For the Geeks

Is this what Yamaha uses now?

Access: Anonymous


It's not a direct answer to your question but I hope this helps...

The real challenge isn't stopping at a certain spot, it's stopping at a certain spot where the natural fans and the accidental fans stop in the same place. On top of that you have to create something that can be taken apart for transport and finally wont strip out or hurt a person or the system if a finger or something gets in the way of the fans. Toward the bottom it talk about a "transmission" that handles that.

I couldn't find all the artwork, that would show that part. It's a pretty old patent (1985) and there's been a lot of improvements in motor and controller technology, however my guess is they are still using the patent in one way or another on their high end models.

To even geek out more (if that's possible). Has anyone ever seen a named player, who uses tremolo, line up the fans during a concert?

For a long time it always bugged me that the fans on musser vibes are not in sync (the O-Ring drive system can't hold them in perfect synch for extended periods of time). Now I don't care so much... BTW, The Omega addresses this issue very well with it's tremolo system.

I don't know what system Yamaha is using. But there are several options you can consider using more modern technology:

1. Always stop in "Open"
1.1 Stopping in a definable position (eg 20% ​​open)

2. Synchronized run of the two rows
2.1 defined angle offset (possibly adjustable) between both rows

3. Reset with manual (feet) controlled opening of both rows (Love Vibe effect)

4. Find the "zero position" after the frame assembly

Modern stepping motors can be used for all points. Only a specialized controller is needed. The simple control (points 1 and point 2) can actually be built up by every Electronics student. Point 3 is already somewhat more complex, but feasible. You do not really need point 4 if you set each row manually to zero (OPEN) after the frame setup.

I have built a simple version of such a drive unit (12 V, not 110 or 220V) where each row of resonators is driven by a separate stepping motor.
Actually I never use the unit anyway, because I do not like the "wah-wah"-effect.

If you only want to synchronize your Musser-fans and you don't use high speed (could be a little bit noisy), you could switch from your O-ring drive to a toothed belt drive. That costs almost nothing.

Maybe we're getting too far in the weeds, but what the heck this is a geek thing...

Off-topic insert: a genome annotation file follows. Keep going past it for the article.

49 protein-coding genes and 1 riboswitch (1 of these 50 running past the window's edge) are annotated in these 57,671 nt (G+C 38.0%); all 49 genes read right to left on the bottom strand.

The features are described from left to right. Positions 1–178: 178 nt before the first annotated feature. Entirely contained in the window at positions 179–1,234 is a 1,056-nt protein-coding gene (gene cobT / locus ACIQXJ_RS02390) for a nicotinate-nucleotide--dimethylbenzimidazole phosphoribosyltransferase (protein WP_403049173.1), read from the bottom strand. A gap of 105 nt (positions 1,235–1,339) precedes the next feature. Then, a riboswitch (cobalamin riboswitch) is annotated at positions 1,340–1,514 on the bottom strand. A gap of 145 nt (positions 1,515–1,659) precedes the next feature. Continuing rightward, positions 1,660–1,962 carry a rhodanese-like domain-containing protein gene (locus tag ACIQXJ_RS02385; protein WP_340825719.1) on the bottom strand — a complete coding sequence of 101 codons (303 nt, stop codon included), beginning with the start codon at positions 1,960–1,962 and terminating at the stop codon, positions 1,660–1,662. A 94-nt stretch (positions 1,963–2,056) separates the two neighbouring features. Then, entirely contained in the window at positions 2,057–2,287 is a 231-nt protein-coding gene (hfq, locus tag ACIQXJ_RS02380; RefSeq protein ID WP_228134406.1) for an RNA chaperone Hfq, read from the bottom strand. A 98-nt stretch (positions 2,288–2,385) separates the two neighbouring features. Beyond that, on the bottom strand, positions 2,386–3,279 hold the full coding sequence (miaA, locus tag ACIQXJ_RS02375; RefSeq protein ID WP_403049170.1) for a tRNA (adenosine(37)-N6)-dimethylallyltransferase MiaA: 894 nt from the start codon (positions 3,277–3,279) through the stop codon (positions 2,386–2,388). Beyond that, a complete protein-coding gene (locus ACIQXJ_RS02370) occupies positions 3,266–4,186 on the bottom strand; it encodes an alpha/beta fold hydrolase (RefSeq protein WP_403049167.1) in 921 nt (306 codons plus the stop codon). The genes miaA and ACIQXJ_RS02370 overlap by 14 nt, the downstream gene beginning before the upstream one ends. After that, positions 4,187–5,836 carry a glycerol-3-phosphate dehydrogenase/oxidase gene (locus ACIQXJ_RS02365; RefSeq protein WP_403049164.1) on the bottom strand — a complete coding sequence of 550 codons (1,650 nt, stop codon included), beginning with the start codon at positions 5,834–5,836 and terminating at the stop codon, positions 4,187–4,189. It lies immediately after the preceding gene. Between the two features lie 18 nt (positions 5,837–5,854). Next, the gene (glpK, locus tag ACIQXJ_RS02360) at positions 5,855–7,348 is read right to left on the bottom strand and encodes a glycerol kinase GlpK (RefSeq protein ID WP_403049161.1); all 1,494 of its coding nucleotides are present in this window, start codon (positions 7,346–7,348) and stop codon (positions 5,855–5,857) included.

Well put windrops. I agree starting and stopping a motor at a given angle is a straight-forward business with a stepper motor. My guess is that Nico Vanderplas uses stepper motor/motors to drive his vibes. My post was related to what Tony was asking if Yamaha is using a the patent in the link he included, perhaps I went out on a tangent.

I don't quite agree regarding a toothed belt would cost next to nothing. Unless I'm overlooking something, one would have to do more than just get a toothed belt. You'd need to do three things: 1) Get the correct pulleys for a toothed belt (easy) 2) align the pulleys somehow or allow for them to be at angles to each other 3) Figure out some kind of tensioning system since toothed belts don't stretch as easy as O-Rings. The resonator fan pulleys on Musser vibes do not run at right angles to each other. It can be worked around as yamaha has done it with toothed belts; however, I think it would require more than a couple hours worth of work.

I sure could be way off here, as I am neither a ME or an EE. If there's a cheap easy way to convert my Musser vibes to a quiet system where I could control the angle of the resonators and I could tear down as fast as my current one and I could plug it into 110V at a gig. I'd pay for it for sure. But maybe I'm in a minority as I like the tremolo. I always wondered if brushless motors would work for this purpose as I understand they are quiet, but maybe they're more high RPM.

At any rate, $200 would be the target since it's the price of Oriental Motor that Musser slightly modifies and uses on the newer vibes.

Now it is difficult because of my bad English skills. Besides, I have no Musser or Yamaha, but only self-built Vibraphones. So I’ll try it with the help of Google translator :) :
The angle between drive and resonator axis should be approximately 5 °.
Then the notch profile of the belt pulleys, has only to be cut out further (without changing the pitch) in order to allow the slanting of the teeth (belts) on the pulley. In addition, higher side diks with rounded edges should be used.
It is no problem to design such a belt pulley and to procure it as 3D printing in plastic for little money. Since no large torques are to be transmitted, the toothed belt requires almost no pretension. With a little luck you should find a suitable belt length, so that no tensioning pulley is necessary.

I have attached a quick & dirty design to show, what I mean.

Supporting Files: 

Never Knew you could look up patents... This is actually really useful information.